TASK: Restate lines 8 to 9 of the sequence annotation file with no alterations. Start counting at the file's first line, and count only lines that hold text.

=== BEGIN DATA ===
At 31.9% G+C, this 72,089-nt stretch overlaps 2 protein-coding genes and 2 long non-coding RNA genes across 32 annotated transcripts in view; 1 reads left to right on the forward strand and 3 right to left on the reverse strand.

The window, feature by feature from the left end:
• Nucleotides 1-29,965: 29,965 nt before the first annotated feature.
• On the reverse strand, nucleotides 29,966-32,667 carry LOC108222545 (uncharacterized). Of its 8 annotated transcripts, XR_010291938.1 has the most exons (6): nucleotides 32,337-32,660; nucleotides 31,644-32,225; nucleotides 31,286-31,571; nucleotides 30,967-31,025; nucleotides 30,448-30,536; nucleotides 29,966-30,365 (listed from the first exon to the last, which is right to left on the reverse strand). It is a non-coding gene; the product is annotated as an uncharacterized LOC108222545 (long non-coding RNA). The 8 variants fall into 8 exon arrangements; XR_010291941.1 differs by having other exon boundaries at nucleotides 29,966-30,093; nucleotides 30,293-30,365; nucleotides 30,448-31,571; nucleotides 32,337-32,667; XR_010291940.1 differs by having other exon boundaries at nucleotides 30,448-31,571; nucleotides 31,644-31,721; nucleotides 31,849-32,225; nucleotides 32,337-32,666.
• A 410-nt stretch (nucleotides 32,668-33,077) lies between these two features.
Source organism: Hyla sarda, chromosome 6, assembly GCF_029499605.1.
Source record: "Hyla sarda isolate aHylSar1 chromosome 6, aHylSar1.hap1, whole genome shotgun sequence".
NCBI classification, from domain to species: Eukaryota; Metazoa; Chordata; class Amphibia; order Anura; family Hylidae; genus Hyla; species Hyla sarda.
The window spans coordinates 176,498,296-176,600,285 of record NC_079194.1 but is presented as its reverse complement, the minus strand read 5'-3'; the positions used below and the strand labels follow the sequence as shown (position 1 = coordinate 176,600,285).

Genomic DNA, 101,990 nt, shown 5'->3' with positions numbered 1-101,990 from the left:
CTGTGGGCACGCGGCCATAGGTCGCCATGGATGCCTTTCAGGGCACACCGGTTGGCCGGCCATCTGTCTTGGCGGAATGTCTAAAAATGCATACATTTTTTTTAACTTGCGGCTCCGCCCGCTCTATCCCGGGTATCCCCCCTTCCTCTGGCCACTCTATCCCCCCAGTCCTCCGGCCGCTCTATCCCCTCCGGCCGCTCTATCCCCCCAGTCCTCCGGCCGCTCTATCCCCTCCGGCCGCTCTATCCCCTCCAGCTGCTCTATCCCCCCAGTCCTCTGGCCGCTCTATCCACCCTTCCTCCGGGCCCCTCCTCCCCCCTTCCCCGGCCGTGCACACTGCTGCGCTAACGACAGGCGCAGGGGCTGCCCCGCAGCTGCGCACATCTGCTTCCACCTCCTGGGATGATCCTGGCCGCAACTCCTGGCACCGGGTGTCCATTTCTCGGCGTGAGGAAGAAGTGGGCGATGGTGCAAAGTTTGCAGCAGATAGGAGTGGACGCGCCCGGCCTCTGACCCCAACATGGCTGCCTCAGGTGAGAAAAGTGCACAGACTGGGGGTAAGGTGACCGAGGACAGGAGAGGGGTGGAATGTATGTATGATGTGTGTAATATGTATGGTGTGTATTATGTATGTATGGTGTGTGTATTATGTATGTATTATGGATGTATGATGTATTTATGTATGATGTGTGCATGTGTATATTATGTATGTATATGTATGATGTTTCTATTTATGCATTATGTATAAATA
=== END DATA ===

NCBI classification, from domain to species: Eukaryota; Metazoa; Chordata; class Amphibia; order Anura; family Hylidae; genus Hyla; species Hyla sarda.
The window spans coordinates 176,498,296-176,600,285 of record NC_079194.1 but is presented as its reverse complement, the minus strand read 5'-3'; the positions used below and the strand labels follow the sequence as shown (position 1 = coordinate 176,600,285).